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Which Law Will Apply to My Islāmic Will

بِسۡمِ اللهِ الرَّحۡمٰنِ الرَّحِيۡمِ

Even though an individual is residing in England and has executed a Will under English law the law that will apply to the Will if it goes to court may not necessarily be English law. For an individual domiciled in England English law will apply to his Will. 

If a person is not domiciled in England or an individual domiciled in England with assets abroad then a number of factors have to be taken into consideration.

The domicile status of the individual determines the applicable law for succession. Domicile is distinct from nationality or residence and is determined by established legal principles, often based on precedent. It represents the country where one has their permanent or true home, with each individual having only one domicile at a time. Domicile can be categorized as origin, dependence, or choice. A person born in England can have a foreign domicile for the purposes of succession. For inheritance tax (IHT) purposes, one may be considered deemed domiciled in the UK, even if not under general law.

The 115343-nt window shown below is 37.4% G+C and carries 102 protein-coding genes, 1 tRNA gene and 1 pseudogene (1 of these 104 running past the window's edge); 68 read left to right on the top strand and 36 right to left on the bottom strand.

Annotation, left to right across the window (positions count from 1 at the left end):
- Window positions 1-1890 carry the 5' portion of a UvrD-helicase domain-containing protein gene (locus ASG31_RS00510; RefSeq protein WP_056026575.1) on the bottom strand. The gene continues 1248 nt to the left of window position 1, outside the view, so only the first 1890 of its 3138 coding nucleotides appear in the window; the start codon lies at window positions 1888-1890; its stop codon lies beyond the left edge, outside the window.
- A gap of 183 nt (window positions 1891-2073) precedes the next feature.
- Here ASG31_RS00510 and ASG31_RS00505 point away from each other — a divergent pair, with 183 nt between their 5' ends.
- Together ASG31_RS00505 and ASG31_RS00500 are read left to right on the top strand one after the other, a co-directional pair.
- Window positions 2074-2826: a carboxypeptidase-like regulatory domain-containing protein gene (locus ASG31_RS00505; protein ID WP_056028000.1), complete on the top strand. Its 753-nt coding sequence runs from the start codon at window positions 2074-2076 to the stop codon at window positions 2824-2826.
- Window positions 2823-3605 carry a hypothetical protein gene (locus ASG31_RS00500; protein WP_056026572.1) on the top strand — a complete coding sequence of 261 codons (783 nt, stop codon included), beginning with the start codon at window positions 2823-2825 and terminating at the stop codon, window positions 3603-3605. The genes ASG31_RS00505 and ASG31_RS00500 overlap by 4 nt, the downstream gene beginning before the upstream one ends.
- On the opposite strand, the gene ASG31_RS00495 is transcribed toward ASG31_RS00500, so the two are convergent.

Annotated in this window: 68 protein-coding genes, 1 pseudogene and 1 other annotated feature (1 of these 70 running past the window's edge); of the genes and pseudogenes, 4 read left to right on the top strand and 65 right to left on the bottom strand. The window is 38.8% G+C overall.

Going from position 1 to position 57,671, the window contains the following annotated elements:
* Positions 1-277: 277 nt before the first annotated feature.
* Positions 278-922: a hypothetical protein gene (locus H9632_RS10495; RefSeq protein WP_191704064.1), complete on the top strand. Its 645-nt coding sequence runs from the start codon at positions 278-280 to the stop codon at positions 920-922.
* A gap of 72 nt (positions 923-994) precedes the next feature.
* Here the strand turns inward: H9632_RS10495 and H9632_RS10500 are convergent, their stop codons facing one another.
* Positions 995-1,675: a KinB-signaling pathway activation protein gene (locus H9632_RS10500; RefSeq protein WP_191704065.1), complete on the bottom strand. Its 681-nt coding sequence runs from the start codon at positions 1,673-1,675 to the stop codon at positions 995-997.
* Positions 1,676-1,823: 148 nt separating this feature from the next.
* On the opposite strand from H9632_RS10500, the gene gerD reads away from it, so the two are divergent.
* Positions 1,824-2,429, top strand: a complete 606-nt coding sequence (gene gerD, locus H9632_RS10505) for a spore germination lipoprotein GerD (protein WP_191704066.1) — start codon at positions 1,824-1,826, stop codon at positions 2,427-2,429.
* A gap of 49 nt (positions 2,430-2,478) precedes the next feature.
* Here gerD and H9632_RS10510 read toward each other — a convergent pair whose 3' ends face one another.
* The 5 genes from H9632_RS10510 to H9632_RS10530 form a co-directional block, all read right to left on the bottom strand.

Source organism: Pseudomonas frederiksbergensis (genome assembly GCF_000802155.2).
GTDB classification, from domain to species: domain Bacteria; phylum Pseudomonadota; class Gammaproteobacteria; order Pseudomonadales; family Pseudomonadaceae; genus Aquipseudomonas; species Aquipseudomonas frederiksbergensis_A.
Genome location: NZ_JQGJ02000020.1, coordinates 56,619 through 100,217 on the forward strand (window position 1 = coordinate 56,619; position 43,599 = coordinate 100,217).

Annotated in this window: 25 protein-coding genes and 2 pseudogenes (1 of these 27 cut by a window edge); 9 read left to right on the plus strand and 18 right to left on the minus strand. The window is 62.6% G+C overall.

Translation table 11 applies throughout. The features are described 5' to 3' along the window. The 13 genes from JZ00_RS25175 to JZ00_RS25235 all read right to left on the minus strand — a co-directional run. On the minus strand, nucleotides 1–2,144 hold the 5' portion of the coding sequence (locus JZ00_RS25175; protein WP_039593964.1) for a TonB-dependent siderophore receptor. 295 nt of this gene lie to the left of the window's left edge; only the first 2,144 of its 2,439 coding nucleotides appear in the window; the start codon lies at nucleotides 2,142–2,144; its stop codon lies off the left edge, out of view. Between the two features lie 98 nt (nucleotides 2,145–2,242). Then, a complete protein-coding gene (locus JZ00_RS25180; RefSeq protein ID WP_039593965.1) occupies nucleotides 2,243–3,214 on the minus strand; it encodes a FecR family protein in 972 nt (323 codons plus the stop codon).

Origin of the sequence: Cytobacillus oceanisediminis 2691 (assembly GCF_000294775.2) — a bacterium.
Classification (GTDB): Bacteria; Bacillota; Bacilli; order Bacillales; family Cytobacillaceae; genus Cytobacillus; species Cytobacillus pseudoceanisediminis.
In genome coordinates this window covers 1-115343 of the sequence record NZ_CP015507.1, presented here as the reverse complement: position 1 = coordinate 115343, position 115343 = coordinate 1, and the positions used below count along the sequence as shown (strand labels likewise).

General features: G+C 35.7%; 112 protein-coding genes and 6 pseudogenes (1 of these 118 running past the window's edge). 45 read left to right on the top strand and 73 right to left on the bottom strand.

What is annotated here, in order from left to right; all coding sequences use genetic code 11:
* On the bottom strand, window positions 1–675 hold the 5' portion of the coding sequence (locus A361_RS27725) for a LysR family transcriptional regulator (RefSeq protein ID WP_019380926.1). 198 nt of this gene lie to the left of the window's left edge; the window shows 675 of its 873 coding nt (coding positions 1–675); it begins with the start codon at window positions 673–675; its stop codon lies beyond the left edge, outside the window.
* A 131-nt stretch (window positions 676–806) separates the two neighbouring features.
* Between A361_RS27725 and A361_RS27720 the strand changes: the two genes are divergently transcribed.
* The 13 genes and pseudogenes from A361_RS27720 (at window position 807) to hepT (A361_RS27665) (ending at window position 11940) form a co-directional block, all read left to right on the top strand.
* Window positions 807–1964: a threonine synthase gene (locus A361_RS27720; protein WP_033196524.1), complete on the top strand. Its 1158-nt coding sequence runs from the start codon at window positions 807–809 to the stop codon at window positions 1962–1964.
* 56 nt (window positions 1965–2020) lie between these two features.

The doctrine of renvoi (French word meaning ‘send back’) may be applied by the law courts with respect to a Will and intestate succession. This means that more than one law may be applicable to a Will.

Under English law, the laws of the location of property, (lex loci rei sitae or lex situs, for short, meaning ‘law of the place where the property is situated’) govern the validity of the disposition of immovable property. This means an individual who had a foreign domicile at the time of his death, English law will apply to his real estate located in England and Wales. The disposition of moveable assets is governed by the jurisdiction in which the testator was domiciled (lex domicilli meaning ‘law of the domicile’) at the time of his death. This means that Sharīʿa law, if it is the deceased’s domiciled country law, will be applicable to moveable assets, investments, shares, jewellery etc., even though these assets are physically situated in England. A property owned through a company in the form of shares would be considered as moveable property.

The law of the deceased’s domicile country will prevail if it conflicts with the deceased’s Will. Note, in Islāmic law, both moveable and immovable property are treated identically.

If an individual has assets abroad, the Will may need to contain a governing law clause to clarify which law will apply to the overseas assets.

A clause of separability can be included stating that even if a part of the Will is determined to be invalid by the court, then the remaining parts of the Will still remain valid and enforceable

Related articles:

Islāmic Will and Inheritance Tax (IHT)